5 Things I Learned from Danielle Fishel’s Memoir

Danielle Fishel’s memoir is super funny and a very quick read! You could probably knock this book out in a day or two, but it took me about a week because I do most of my reading at 11 pm right until my eyelids give out on me. Nevertheless, I did finish this book! And here are some of my favorite moments:

  1. She played Skipper in a live-action commercial for Mattel. I totally remembered seeing this as soon as I read about it. But when I turned to the internet to confirm my memories, I could not find the commercial. But in retrospect, I feel like they probably cast Danielle because of her really great hair.
  2. Justin Timberlake called her pretending to be Lance Bass because Lance was too nervous to call her himself. Also, Lance took her to a taping of Celine Dion’s Christmas Special on their first official date. And after prom, he gave her a set of gifts: a Barbie nightgown (referencing the commercial above), a Prada makeup bag, and a book on Taurus Birthdays (they’re both born in early May). And at no point in their relationship did it ever once crossed her mind that he might be gay.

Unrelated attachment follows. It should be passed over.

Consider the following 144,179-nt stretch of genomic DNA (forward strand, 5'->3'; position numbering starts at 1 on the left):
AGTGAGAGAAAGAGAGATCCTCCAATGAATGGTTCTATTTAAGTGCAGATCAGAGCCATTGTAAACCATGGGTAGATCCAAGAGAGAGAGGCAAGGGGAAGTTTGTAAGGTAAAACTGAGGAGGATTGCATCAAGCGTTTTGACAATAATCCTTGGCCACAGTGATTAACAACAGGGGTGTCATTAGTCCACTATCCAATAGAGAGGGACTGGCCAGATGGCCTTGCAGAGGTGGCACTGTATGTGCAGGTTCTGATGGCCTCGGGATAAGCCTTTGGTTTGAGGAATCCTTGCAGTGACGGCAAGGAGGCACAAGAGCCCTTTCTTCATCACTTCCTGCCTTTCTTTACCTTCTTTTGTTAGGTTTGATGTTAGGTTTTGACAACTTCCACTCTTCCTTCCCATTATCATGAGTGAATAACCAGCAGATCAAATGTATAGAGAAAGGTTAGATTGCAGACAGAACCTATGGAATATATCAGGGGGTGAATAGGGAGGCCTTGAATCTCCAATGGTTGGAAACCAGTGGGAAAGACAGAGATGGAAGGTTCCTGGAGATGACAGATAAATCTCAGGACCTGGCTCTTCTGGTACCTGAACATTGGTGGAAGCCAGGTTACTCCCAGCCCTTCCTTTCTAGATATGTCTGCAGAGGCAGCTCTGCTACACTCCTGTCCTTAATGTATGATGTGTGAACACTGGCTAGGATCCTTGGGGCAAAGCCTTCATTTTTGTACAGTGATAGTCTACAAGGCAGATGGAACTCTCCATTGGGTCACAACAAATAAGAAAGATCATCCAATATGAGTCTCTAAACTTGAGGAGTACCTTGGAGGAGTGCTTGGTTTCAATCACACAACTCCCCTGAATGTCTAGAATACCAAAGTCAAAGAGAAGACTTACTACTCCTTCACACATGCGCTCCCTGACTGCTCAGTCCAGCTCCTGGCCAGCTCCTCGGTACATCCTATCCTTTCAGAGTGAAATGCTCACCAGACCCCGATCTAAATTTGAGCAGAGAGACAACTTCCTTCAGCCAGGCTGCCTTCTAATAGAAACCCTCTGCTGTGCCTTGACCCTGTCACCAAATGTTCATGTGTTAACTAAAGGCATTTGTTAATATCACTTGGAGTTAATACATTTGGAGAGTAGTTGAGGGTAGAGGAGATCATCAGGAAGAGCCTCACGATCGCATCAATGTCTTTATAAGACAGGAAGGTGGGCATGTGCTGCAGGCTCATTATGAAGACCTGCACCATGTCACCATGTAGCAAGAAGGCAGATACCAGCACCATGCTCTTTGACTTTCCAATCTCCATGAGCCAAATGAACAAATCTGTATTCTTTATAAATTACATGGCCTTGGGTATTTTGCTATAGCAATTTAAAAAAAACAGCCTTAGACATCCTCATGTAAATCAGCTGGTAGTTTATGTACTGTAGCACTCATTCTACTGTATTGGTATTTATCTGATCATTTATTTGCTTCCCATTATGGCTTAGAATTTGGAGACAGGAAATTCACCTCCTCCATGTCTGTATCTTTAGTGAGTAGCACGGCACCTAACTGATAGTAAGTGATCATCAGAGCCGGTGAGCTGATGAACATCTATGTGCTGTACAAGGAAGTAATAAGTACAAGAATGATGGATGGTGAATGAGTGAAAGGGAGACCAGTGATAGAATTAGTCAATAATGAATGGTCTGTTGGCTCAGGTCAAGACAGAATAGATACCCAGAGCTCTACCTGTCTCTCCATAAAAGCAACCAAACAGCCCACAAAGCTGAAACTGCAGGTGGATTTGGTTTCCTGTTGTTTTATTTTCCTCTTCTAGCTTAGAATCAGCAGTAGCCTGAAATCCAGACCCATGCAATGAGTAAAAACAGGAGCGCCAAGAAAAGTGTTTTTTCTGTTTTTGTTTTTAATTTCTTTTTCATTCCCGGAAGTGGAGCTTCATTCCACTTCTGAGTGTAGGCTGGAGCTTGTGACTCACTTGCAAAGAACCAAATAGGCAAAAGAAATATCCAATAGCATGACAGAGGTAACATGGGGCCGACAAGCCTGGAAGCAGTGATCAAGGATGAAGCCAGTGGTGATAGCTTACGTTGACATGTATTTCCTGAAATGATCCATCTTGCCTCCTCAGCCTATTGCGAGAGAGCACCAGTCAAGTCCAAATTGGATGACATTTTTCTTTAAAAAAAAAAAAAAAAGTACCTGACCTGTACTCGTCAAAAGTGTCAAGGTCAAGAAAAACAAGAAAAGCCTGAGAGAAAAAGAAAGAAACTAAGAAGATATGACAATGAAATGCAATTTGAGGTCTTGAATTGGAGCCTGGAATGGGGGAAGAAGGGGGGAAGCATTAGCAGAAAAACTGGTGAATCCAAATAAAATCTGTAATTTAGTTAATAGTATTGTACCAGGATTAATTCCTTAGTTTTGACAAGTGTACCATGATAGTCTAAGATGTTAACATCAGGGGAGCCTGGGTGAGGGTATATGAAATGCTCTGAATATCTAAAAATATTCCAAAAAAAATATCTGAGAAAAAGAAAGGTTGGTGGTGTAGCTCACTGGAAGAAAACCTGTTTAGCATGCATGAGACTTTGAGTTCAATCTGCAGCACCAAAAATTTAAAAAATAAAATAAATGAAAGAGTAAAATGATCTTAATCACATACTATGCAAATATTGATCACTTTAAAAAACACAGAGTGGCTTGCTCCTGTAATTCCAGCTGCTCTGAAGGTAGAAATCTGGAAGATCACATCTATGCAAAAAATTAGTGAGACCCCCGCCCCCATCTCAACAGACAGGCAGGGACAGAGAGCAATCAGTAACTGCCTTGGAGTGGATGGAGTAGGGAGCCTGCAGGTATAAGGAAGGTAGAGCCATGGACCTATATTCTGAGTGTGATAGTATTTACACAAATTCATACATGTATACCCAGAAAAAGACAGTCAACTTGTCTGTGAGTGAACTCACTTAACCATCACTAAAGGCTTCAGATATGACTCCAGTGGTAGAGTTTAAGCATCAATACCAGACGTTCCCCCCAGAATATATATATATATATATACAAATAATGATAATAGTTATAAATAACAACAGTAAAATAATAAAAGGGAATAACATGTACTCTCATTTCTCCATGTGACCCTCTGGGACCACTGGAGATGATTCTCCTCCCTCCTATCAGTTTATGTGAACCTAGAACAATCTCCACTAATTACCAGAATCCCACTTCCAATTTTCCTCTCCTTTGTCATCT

3. The BMW cast regularly goes over to Will Friedle’s house to catch up with each other. This was how she and Rider Strong learned that they were most likely getting married on the same weekend. And then Rider leaked that to the media and Danielle’s low-key wedding in downtown LA turned into an paparazzi event so whoops…
  4. She’s incredibly dedicated to her dogs. Like the phrase “animal lover” would not even being to cover it. This included adopting an aggressive rescue who had to have regular insulin shots (among other serious health problems). For obvious reasons, it’s kind of hard to give an angry dog a shot. And Danielle accidentally gave herself the shot when she pulled away quickly as he tried to bit her hand. I feel like any normal person would have called 911, but she drove herself to class and asked her professor to make sure she didn’t die. And she still takes care of that dog to this day. So I kind of want to be her best friend.
  5. She really wants people to follow her on Twitter and also has some really great food suggestions if you’re traveling to Maui. So if you have Twitter and are going to Maui, you should reach out to her. I think she’d have some great ideas.